Sports Beetle from Brazil – VW SP2 (1971 to 1976)

Sports Beetle from Brazil - VW SP2 (1971 to 1976)

VW do Brasil built a sports car with Beetle technology. The coupe looked faster than it was and never officially came to Europe.

Rudolf Leiding, General Director of Volkswagen do Brasil from 1968 to 1970, wanted a sports car and turned to young designers, engineers and Karmann.

© Achim Hartmann
Rudolf Leiding, General Director of Volkswagen do Brasil from 1968 to 1970, wanted a sports car and turned to young designers, engineers and Karmann.

Rudolf Leiding, General Director of Volkswagen do Brasil from 1968 to 1970 and therefore naturally determined in the selection of his company car, wanted a sports car for his wife. Apparently he couldn’t find an adequate car in the existing model range. There was simply a lack of sportiness and exclusivity. So the idea arose to build a VW sports car that should surprise the wife and inspire even more buyers.

Technology from the VW kit, look of a sports car

Leiding commissioned a team of young designers and engineers who stood at their drawing boards in 1970 to develop a 2 + 2-seater coupé. The first 1: 1 clay model was completed in November of the same year. One directive was to vigorously plunder the VW construction kit in order to keep the costs for the model provisionally called Projeto X down. So it is not surprising that the front axle is basically identical to that of the Beetle, that the sports car is based on an only slightly modified Type 3 platform and that its mechanics have largely been adopted. Including four-speed gearbox and engine, which of course is in the rear. On the other hand, the SP completely denies its closeness to the dull relatives. Only the aluminum double headlights adorned other South American Volkswagens in a similar form. However, the interior and body are independent. From the back, the design is reminiscent of an early Porsche 911 with Italian styling elements.

Glass fiber? D rather not

Even an unusual body material was considered: plastic reinforced with fiberglass. However, Volkswagen lacked any experience with its processing and durability in the humid South American climate. So the bodies were ultimately made of steel, 25 pieces a day at peak production times. At Karmann-Ghia do Brasil. Because the South America branch of the Osnabrück-based car manufacturer was integrated into the development early on, as it was already in 1960 as a partner for VW do Brasil with its own press shop, tool and body shop in Brazil, near the large car factories in Bernando do Campo at the gates Sao Paulos drawn.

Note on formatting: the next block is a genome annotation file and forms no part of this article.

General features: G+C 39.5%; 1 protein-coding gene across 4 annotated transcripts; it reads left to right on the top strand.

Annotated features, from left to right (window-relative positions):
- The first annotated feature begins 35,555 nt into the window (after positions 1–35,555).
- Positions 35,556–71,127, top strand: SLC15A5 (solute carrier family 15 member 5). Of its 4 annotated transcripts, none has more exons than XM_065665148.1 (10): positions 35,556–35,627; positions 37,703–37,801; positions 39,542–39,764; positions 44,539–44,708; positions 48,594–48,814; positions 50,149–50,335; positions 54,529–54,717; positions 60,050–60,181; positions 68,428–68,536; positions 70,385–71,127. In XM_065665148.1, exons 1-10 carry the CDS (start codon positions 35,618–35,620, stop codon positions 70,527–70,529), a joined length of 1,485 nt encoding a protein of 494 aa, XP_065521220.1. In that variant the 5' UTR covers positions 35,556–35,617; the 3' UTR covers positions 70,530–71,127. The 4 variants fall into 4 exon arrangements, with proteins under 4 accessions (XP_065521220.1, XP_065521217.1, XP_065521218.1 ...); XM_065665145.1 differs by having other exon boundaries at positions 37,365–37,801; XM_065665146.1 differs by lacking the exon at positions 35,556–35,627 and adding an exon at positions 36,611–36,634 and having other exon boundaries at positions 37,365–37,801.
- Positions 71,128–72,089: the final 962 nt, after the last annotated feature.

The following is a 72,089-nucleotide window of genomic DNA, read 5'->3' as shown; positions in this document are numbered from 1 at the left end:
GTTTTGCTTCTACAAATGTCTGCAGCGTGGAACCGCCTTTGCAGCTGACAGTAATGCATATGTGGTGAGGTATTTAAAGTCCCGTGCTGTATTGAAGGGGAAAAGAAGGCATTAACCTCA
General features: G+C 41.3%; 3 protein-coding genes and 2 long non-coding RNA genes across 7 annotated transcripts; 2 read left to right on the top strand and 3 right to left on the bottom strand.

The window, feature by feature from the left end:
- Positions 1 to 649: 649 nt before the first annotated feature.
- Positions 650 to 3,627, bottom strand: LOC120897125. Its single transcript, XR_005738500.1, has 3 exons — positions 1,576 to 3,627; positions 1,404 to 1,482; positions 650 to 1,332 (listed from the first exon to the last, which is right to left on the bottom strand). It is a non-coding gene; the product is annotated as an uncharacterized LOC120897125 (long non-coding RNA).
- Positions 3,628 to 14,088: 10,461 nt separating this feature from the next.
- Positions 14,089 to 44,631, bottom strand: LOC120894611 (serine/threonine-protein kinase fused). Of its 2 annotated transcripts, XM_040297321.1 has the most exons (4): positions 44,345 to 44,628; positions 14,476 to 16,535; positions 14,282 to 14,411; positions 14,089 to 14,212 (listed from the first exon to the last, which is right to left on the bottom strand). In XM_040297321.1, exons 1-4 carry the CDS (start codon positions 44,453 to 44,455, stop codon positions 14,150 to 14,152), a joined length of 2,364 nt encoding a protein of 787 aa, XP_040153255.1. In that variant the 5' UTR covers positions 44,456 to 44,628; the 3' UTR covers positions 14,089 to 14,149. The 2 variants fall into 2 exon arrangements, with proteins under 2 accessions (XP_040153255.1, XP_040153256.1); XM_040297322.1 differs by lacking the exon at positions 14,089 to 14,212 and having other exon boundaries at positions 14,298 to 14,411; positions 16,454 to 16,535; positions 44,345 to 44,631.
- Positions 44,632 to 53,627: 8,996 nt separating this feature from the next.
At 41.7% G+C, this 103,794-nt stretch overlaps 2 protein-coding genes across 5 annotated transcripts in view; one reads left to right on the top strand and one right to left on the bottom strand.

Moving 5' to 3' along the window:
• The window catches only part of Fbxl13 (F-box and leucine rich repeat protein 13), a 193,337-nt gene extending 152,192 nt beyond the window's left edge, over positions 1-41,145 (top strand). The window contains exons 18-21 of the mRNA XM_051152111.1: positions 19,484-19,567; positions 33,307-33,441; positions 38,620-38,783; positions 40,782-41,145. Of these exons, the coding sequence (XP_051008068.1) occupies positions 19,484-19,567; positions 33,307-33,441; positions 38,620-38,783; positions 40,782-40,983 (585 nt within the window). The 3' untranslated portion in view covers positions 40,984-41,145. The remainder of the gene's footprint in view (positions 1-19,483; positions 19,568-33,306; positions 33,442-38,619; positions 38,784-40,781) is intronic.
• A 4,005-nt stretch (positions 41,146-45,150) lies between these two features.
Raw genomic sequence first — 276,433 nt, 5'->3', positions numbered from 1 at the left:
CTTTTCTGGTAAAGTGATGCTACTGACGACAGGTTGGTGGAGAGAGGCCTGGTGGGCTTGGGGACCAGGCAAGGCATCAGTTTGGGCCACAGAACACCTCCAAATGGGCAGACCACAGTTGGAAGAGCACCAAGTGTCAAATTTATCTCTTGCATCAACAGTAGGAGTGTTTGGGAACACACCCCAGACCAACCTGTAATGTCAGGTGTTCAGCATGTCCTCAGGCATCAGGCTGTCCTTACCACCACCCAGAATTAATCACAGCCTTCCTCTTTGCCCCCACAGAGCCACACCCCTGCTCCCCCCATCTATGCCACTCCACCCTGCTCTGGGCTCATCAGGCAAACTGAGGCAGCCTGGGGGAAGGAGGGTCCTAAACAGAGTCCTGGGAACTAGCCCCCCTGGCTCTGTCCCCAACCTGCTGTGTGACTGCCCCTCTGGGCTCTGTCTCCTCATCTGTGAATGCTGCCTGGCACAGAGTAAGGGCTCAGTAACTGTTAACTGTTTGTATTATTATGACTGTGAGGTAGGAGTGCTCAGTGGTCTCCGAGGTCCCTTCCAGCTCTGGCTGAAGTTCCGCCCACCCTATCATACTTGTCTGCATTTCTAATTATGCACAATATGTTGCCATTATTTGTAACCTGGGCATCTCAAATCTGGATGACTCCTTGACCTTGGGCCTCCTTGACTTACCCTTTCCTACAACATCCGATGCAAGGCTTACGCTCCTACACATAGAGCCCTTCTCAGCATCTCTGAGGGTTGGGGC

The SP1 did not go well

The SP1 was presented in two versions at the German industrial fair at the beginning of 1971. The SP1 with 54 hp from 1584 cubic centimeters of displacement turned out to be a flop. His flat boxer, unchanged from the VW Type 3, was too weak for the sporty look, 149 km / h top speed simply too little. The low sales figures soon led to the end of the cheaper SP1. The SP2 achieved at least 65 hp. For this purpose, the displacement was increased to 1678 cm3 by means of an enlarged bore and the compression increased to 7.5: 1 (instead of 7.2: 1). Two Solex 34 PDSIT carburetors replaced the 32 PDSIT version and, together with enlarged inlet valves, completed the factory tuning. But even by 1970s standards, the SP2 remained a very mild sports car. That is why contemporary scoffers like to translate the SP-Kiirzel with “sin potenza”, which most likely equates to “without performance”. In fact, SP stands for Sao Paulo.